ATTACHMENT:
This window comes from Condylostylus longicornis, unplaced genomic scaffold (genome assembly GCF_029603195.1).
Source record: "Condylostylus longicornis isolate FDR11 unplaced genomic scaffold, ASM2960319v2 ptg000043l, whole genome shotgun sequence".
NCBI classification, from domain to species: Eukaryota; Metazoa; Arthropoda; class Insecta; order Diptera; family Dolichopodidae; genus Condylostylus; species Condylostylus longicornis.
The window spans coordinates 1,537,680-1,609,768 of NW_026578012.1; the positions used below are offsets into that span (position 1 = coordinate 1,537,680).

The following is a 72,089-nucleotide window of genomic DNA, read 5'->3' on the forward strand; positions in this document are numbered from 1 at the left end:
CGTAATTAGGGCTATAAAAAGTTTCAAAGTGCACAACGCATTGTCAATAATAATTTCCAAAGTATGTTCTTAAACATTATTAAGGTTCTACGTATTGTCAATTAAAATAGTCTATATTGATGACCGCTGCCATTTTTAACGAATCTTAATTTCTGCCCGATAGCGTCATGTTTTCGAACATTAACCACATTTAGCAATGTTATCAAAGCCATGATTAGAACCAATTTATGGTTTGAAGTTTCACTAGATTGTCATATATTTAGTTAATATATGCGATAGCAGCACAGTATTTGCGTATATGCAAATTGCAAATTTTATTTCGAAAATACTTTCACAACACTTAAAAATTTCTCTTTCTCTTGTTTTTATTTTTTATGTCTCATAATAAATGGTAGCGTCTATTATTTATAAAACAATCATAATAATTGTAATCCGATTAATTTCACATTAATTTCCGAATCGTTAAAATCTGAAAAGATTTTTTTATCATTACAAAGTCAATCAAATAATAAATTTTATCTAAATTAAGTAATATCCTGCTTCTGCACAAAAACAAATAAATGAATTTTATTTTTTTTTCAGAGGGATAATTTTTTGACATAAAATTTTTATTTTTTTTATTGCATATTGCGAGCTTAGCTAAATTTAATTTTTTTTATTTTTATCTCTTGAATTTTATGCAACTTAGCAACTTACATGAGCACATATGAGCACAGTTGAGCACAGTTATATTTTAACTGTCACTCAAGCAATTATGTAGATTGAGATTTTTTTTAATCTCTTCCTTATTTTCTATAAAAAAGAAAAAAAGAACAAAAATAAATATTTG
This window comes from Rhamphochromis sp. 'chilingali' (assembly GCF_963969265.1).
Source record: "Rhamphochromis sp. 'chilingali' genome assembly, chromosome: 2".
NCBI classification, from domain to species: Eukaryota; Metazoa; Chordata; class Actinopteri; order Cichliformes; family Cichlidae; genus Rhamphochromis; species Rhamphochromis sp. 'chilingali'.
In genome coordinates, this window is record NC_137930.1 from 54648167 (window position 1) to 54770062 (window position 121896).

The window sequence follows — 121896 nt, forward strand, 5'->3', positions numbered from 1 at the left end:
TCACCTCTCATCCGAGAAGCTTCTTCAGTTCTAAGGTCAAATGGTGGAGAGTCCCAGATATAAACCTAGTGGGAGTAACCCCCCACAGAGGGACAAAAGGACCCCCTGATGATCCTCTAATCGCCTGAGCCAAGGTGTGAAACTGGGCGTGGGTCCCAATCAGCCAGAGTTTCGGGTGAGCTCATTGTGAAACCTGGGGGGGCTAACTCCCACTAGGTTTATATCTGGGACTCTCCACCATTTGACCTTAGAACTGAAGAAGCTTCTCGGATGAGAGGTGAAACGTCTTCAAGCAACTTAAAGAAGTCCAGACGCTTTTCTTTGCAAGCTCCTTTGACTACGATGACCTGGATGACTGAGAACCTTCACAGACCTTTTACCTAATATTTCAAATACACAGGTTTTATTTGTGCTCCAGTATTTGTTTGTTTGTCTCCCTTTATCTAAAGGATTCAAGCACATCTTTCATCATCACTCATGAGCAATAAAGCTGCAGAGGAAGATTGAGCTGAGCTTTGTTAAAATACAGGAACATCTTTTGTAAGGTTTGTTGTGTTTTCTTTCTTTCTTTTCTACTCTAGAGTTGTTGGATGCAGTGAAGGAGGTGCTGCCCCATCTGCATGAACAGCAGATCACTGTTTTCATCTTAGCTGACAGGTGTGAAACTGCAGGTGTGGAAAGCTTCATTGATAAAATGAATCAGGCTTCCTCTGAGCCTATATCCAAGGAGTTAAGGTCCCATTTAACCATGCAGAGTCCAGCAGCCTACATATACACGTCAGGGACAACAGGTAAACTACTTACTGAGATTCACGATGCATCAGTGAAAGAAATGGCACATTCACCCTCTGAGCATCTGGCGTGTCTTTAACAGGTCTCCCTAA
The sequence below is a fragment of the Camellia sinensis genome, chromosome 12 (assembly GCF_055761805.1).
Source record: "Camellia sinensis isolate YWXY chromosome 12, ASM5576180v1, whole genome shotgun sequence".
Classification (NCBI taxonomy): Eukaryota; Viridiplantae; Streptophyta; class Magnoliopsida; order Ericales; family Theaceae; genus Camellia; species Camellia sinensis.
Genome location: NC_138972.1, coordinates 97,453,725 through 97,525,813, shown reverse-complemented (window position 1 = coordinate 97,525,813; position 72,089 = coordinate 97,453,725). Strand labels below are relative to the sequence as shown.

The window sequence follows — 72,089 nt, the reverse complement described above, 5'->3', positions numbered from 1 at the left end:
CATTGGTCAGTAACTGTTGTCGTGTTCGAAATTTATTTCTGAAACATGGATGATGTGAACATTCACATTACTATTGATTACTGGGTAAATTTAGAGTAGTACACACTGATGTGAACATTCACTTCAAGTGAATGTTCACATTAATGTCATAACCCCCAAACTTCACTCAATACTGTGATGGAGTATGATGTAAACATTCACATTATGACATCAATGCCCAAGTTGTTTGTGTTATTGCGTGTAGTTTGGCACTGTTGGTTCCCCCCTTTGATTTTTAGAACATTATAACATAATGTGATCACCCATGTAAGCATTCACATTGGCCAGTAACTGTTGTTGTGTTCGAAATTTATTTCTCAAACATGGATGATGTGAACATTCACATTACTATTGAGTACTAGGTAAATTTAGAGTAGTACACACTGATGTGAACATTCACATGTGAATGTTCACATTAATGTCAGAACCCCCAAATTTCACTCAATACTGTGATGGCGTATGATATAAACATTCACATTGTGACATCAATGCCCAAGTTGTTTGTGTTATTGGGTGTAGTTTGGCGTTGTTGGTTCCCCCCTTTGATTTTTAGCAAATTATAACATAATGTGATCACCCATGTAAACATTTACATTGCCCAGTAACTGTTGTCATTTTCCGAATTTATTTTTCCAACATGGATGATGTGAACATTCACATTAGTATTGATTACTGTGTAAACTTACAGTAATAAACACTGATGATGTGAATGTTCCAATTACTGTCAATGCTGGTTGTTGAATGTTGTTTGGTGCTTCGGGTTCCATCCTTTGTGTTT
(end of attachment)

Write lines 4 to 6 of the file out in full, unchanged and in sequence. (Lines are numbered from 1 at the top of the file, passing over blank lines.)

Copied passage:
The window spans coordinates 1,537,680-1,609,768 of NW_026578012.1; the positions used below are offsets into that span (position 1 = coordinate 1,537,680).

The following is a 72,089-nucleotide window of genomic DNA, read 5'->3' on the forward strand; positions in this document are numbered from 1 at the left end:
CGTAATTAGGGCTATAAAAAGTTTCAAAGTGCACAACGCATTGTCAATAATAATTTCCAAAGTATGTTCTTAAACATTATTAAGGTTCTACGTATTGTCAATTAAAATAGTCTATATTGATGACCGCTGCCATTTTTAACGAATCTTAATTTCTGCCCGATAGCGTCATGTTTTCGAACATTAACCACATTTAGCAATGTTATCAAAGCCATGATTAGAACCAATTTATGGTTTGAAGTTTCACTAGATTGTCATATATTTAGTTAATATATGCGATAGCAGCACAGTATTTGCGTATATGCAAATTGCAAATTTTATTTCGAAAATACTTTCACAACACTTAAAAATTTCTCTTTCTCTTGTTTTTATTTTTTATGTCTCATAATAAATGGTAGCGTCTATTATTTATAAAACAATCATAATAATTGTAATCCGATTAATTTCACATTAATTTCCGAATCGTTAAAATCTGAAAAGATTTTTTTATCATTACAAAGTCAATCAAATAATAAATTTTATCTAAATTAAGTAATATCCTGCTTCTGCACAAAAACAAATAAATGAATTTTATTTTTTTTTCAGAGGGATAATTTTTTGACATAAAATTTTTATTTTTTTTATTGCATATTGCGAGCTTAGCTAAATTTAATTTTTTTTATTTTTATCTCTTGAATTTTATGCAACTTAGCAACTTACATGAGCACATATGAGCACAGTTGAGCACAGTTATATTTTAACTGTCACTCAAGCAATTATGTAGATTGAGATTTTTTTTAATCTCTTCCTTATTTTCTATAAAAAAGAAAAAAAGAACAAAAATAAATATTTG